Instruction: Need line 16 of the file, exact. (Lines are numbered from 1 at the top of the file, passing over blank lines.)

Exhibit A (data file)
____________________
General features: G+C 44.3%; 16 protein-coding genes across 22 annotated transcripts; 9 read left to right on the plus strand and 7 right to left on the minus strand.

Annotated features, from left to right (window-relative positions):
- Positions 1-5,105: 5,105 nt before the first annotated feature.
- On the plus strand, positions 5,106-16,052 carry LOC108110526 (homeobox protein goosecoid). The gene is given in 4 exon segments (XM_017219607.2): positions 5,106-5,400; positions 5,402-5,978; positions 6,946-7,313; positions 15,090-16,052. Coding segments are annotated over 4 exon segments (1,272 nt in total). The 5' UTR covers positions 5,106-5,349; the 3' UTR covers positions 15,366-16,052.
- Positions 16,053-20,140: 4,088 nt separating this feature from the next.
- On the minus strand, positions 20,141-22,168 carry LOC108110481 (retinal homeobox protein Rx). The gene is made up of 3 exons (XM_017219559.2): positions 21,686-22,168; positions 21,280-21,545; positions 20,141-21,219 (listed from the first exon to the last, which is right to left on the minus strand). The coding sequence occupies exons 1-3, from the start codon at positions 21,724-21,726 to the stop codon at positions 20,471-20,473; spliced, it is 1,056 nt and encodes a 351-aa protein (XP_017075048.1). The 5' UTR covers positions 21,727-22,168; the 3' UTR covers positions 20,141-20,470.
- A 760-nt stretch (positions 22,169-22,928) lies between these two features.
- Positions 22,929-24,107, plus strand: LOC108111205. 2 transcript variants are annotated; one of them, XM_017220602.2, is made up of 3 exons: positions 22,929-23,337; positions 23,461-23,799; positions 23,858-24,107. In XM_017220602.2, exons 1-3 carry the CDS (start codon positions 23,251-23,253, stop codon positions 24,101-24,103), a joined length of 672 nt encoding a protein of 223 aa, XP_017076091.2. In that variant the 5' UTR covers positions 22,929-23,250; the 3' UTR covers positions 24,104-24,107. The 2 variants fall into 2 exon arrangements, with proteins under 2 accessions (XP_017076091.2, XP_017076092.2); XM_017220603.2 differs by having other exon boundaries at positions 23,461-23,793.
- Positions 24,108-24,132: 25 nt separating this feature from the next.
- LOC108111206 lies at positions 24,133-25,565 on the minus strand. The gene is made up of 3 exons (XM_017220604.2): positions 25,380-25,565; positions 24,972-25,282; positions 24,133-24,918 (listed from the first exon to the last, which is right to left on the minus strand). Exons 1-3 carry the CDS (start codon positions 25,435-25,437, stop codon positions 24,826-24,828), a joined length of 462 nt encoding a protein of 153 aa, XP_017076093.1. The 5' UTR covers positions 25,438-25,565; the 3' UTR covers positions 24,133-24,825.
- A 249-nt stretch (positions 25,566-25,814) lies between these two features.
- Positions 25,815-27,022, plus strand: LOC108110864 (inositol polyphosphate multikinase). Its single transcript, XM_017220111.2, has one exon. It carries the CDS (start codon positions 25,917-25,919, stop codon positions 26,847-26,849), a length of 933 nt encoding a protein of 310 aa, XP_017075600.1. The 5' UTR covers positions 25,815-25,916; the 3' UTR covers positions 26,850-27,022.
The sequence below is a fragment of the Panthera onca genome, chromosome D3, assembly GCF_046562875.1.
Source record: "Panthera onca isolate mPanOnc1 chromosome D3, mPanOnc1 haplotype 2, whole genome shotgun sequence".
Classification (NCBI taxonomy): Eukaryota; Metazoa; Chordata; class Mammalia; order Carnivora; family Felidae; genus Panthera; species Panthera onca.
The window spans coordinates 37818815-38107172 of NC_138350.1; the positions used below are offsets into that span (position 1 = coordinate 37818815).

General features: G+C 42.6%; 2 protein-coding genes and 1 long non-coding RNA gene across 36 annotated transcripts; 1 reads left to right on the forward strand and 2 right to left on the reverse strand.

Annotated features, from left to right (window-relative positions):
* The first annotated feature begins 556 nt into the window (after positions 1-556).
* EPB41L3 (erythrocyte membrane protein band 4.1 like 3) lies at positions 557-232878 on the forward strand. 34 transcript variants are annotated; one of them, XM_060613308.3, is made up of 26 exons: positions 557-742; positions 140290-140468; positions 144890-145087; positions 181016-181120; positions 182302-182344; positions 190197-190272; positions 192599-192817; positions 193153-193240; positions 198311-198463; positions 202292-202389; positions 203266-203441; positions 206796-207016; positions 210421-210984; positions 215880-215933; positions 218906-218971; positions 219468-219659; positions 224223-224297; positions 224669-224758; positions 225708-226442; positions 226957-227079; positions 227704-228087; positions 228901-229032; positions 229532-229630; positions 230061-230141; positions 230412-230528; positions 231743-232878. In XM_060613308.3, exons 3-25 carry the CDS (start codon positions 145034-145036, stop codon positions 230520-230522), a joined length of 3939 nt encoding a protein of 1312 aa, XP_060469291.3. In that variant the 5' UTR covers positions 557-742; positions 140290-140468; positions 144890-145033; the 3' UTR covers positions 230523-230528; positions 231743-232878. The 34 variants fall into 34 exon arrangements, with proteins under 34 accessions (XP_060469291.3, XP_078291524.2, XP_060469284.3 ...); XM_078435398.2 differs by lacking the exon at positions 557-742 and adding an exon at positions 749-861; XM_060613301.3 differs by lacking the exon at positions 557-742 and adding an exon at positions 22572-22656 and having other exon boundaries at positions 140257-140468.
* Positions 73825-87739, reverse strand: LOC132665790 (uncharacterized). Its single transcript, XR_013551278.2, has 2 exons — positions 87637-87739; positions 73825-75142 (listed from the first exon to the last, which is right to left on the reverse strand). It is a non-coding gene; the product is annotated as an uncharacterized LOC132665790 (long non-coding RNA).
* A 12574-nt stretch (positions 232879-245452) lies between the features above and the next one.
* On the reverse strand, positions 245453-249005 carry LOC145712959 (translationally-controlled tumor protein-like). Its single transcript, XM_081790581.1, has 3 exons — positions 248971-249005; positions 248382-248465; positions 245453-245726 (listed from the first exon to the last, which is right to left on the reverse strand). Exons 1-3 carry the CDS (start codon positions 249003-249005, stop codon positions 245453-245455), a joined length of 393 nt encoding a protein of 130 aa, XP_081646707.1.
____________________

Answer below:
The window spans coordinates 37818815-38107172 of NC_138350.1; the positions used below are offsets into that span (position 1 = coordinate 37818815).